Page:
How Alabama can improve its global reputation

How Alabama can improve its global reputation
Leaders discuss opportunities to improve state's perception during Innovate Alabama Symposium. (Nik Layman / Alabama NewsCenter)

How can we improve the state’s global reputation? What does Alabama do well that people outside of Alabama don’t know about?

Dozens of leaders from across Alabama’s public and private sectors gathered Dec. 14 to discuss those and other marketing questions during the Innovate Alabama Symposium hosted by the state’s new Alabama Innovation Corporation. Miller Girvin, executive vice president of Innovation and Entrepreneurship at the Economic Development Partnership of Alabama (EDPA), led a panel discussion about the evolution of Alabama’s brand with Josh Carpenter, president and CEO of Southern Research, and Charisse Stokes, executive director of TechMGM.

“We know we’ve got amazing people that are doing great things at putting Alabama on the map,” Girvin said, “but there are definitely a lot of people who may not be quite as aware of that as we are.”

Discussing the evolution of Alabama’s brand from Alabama NewsCenter on Vimeo.

Growing awareness of Alabama’s assets – both visible and hidden – was a central theme of the discussion. Carpenter said more opportunities to tell Alabama’s story are happening thanks to the vision of the corporation, a product of the Alabama Innovation Commission (AIC), more federally-funded research and development (R&D) projects, and an increasing amount of attention others are devoting to sharing their discoveries about Alabama.

“I think a lot of the non-linear, exponential growth we’ve seen over the last few years is attributed to many of the long-term investments that have been made by many of our predecessors,” Carpenter said. “Recently, there was a book written by two MIT economists called ‘Jump-Starting America.’ They identified 102 metro areas across the country that they thought were on the precipice of growth because of a constellation of assets. Of those 102, five were in Alabama, and so what we have to do now is figure out how to convert those R&D assets into tangible, quality jobs for many of our students who are graduating from our high-quality institutions.”

Miller Girvin, Charisse Stokes and Josh Carpenter discuss opportunities to improve Alabama’s perception during the Innovate Alabama Symposium on Dec. 14. (Nik Layman / Alabama NewsCenter)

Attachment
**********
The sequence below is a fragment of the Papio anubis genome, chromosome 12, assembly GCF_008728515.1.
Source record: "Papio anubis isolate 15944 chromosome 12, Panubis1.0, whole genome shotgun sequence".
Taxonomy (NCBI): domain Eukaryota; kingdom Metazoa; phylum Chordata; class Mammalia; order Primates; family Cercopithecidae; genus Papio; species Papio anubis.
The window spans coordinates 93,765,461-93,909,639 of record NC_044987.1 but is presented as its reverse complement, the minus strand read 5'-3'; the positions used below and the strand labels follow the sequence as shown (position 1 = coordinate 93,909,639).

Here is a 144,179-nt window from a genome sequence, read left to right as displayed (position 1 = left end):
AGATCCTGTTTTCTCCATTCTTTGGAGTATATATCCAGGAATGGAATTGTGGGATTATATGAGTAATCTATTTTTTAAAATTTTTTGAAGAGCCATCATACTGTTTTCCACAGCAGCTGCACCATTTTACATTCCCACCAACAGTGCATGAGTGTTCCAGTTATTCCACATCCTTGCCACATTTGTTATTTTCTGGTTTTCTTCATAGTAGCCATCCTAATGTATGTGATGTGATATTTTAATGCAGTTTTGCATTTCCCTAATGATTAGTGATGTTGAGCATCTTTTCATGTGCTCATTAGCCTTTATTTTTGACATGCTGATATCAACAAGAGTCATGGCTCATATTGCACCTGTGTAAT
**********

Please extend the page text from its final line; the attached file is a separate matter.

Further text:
Alabama’s strengths were well documented in October when Stanford University‘s Hoover Institution, a public policy think tank promoting the principles of individual, economic and political freedom, delivered to the AIC a set of growth ideas and policy recommendations. The group, led by Alabama native Dr. Condoleezza Rice, partnered with the commission in 2020 to conduct data-driven research and assess how Alabama’s educational, legal, financial, governance and physical aspects can be revamped to create a favorable entrepreneurial environment. Its research found Alabama already possesses two key assets to achieving its growth goals: important innovation hubs and a large number of passionate, dedicated and hardworking people in public service, universities, K-12 education, nonprofit organizations and the private sector, all of whom are determined to build a more prosperous future for their fellow Alabamians.

“In our experience, this is an exceedingly rare asset,” the report stated. “One which has no market price.”

Stokes said Alabama’s diverse population makes that asset even stronger.

“That shows our strength as a state,” Stokes said. “I was surprised when I came onto the commission that I didn’t hardly know anybody on here and I was happy about that. I was happy to know that I would sit at a table with people I don’t see all the time. It gave us more opportunity to bring more light to the great things that are happening in Alabama because I now know more about things happening across the state.”

So how does Alabama improve its global reputation? The AIC’s October report to Gov. Ivey outlined a number of ways, including expansion of its outdoor recreation industry, identifying and supporting opportunities to fuel entrepreneurial development at every stage of business growth, recruiting and retaining a workforce with the skills, knowledge and credentials necessary to create innovation ecosystems throughout the state, and fostering an environment that increases commercialization activities, research and development efforts and supports the state’s economy. Carpenter said developing more public-private partnerships is the key to success in all of these areas.

“We have all the ingredients to grow,” he said. “Taking this moment seriously and prioritizing it in your business and in your legislative sessions is fundamental, not just this year but in the years to come.”

Stokes added that attention to a visitor’s experiences is important.

“You’re getting more individuals who are not only interested in Alabama but who also want to experience Alabama,” she said. “If we place more emphasis on what that experience should look like, we’ll start to see not only that narrative changing, we’ll also see more people want to move to Alabama because they’re invested in what’s happening in Alabama.”

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